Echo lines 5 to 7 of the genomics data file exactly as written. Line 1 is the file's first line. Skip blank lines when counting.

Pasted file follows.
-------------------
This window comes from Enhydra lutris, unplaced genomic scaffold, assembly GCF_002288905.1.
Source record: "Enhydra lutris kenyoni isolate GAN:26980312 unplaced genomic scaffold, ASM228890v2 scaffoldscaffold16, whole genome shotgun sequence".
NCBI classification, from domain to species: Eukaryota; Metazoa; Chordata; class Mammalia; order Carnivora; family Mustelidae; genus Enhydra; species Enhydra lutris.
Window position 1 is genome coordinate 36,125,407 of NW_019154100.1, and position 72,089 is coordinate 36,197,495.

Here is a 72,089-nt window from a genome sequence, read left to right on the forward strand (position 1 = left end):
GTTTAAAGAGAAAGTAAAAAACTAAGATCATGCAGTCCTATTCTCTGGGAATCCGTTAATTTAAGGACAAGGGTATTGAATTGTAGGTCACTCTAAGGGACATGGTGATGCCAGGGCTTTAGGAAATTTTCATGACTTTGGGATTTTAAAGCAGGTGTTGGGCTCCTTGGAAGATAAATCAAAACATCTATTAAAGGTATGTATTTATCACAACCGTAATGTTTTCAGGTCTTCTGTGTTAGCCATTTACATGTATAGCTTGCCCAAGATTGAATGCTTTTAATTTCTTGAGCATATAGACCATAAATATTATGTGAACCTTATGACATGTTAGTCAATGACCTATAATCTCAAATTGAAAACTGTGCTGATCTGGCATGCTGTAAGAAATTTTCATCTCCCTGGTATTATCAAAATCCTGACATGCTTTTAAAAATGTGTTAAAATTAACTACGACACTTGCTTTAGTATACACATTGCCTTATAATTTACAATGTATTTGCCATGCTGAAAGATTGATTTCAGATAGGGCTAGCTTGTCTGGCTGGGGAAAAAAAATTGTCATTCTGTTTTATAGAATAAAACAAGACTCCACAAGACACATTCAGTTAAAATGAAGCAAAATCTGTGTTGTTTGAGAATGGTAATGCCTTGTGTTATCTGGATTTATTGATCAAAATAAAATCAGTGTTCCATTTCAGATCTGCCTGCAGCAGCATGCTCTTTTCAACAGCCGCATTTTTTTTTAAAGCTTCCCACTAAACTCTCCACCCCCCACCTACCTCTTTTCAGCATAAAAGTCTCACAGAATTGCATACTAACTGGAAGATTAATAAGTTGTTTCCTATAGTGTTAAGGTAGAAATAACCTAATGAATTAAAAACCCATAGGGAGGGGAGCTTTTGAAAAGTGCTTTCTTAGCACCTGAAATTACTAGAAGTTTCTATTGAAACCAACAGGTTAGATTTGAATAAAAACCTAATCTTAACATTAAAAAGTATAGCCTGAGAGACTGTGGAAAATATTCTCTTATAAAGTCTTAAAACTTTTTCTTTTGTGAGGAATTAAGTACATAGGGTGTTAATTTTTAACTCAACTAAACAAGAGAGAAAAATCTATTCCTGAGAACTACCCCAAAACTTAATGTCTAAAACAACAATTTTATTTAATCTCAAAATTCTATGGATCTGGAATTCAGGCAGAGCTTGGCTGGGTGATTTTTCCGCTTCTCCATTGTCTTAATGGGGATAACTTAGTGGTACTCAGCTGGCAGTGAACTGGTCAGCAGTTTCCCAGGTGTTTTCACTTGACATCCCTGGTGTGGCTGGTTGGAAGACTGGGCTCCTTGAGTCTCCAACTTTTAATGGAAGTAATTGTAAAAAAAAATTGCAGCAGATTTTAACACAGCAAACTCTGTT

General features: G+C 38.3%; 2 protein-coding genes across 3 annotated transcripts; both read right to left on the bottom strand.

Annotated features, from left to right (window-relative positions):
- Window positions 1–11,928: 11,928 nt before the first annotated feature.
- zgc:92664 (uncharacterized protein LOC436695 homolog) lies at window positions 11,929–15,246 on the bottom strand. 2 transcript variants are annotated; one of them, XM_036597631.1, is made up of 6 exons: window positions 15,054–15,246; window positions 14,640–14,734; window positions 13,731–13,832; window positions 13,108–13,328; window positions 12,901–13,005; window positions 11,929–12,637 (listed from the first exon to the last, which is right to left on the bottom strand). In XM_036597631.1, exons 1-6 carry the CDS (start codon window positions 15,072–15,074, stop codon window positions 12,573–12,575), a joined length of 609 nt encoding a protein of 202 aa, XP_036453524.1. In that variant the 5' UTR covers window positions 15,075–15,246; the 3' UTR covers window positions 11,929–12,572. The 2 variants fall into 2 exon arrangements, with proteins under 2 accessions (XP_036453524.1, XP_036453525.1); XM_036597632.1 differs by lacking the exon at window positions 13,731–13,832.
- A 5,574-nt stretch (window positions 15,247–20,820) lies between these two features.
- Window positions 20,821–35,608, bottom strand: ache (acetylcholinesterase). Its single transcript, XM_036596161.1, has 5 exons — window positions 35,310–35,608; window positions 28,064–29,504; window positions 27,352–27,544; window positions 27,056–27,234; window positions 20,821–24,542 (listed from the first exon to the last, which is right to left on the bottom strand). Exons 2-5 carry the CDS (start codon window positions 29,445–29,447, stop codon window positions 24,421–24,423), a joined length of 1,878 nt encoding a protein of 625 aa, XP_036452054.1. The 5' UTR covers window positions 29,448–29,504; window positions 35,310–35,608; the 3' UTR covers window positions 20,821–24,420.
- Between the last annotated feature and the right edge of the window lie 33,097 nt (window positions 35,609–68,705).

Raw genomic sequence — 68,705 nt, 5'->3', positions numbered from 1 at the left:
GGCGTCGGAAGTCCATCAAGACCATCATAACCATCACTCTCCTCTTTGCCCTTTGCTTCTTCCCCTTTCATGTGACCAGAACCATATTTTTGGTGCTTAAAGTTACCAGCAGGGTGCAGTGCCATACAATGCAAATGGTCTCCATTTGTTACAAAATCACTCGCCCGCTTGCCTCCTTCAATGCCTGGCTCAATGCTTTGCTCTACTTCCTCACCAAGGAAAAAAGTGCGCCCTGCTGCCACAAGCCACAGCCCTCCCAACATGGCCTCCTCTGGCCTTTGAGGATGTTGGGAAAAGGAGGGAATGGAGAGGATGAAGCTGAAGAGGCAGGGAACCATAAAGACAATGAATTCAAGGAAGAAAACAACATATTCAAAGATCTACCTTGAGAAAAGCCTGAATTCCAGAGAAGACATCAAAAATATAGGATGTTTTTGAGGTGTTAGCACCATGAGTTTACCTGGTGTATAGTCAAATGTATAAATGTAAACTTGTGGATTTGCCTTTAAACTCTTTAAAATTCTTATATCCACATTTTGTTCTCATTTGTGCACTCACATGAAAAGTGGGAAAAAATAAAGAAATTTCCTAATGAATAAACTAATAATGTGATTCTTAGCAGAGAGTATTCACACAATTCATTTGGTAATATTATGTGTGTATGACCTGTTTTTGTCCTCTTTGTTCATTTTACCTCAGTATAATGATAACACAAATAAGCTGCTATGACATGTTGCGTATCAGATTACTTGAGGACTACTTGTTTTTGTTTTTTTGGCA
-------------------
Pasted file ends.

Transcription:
Here is a 72,089-nt window from a genome sequence, read left to right on the forward strand (position 1 = left end):
GTTTAAAGAGAAAGTAAAAAACTAAGATCATGCAGTCCTATTCTCTGGGAATCCGTTAATTTAAGGACAAGGGTATTGAATTGTAGGTCACTCTAAGGGACATGGTGATGCCAGGGCTTTAGGAAATTTTCATGACTTTGGGATTTTAAAGCAGGTGTTGGGCTCCTTGGAAGATAAATCAAAACATCTATTAAAGGTATGTATTTATCACAACCGTAATGTTTTCAGGTCTTCTGTGTTAGCCATTTACATGTATAGCTTGCCCAAGATTGAATGCTTTTAATTTCTTGAGCATATAGACCATAAATATTATGTGAACCTTATGACATGTTAGTCAATGACCTATAATCTCAAATTGAAAACTGTGCTGATCTGGCATGCTGTAAGAAATTTTCATCTCCCTGGTATTATCAAAATCCTGACATGCTTTTAAAAATGTGTTAAAATTAACTACGACACTTGCTTTAGTATACACATTGCCTTATAATTTACAATGTATTTGCCATGCTGAAAGATTGATTTCAGATAGGGCTAGCTTGTCTGGCTGGGGAAAAAAAATTGTCATTCTGTTTTATAGAATAAAACAAGACTCCACAAGACACATTCAGTTAAAATGAAGCAAAATCTGTGTTGTTTGAGAATGGTAATGCCTTGTGTTATCTGGATTTATTGATCAAAATAAAATCAGTGTTCCATTTCAGATCTGCCTGCAGCAGCATGCTCTTTTCAACAGCCGCATTTTTTTTTAAAGCTTCCCACTAAACTCTCCACCCCCCACCTACCTCTTTTCAGCATAAAAGTCTCACAGAATTGCATACTAACTGGAAGATTAATAAGTTGTTTCCTATAGTGTTAAGGTAGAAATAACCTAATGAATTAAAAACCCATAGGGAGGGGAGCTTTTGAAAAGTGCTTTCTTAGCACCTGAAATTACTAGAAGTTTCTATTGAAACCAACAGGTTAGATTTGAATAAAAACCTAATCTTAACATTAAAAAGTATAGCCTGAGAGACTGTGGAAAATATTCTCTTATAAAGTCTTAAAACTTTTTCTTTTGTGAGGAATTAAGTACATAGGGTGTTAATTTTTAACTCAACTAAACAAGAGAGAAAAATCTATTCCTGAGAACTACCCCAAAACTTAATGTCTAAAACAACAATTTTATTTAATCTCAAAATTCTATGGATCTGGAATTCAGGCAGAGCTTGGCTGGGTGATTTTTCCGCTTCTCCATTGTCTTAATGGGGATAACTTAGTGGTACTCAGCTGGCAGTGAACTGGTCAGCAGTTTCCCAGGTGTTTTCACTTGACATCCCTGGTGTGGCTGGTTGGAAGACTGGGCTCCTTGAGTCTCCAACTTTTAATGGAAGTAATTGTAAAAAAAAATTGCAGCAGATTTTAACACAGCAAACTCTGTT

General features: G+C 38.3%; 2 protein-coding genes across 3 annotated transcripts; both read right to left on the bottom strand.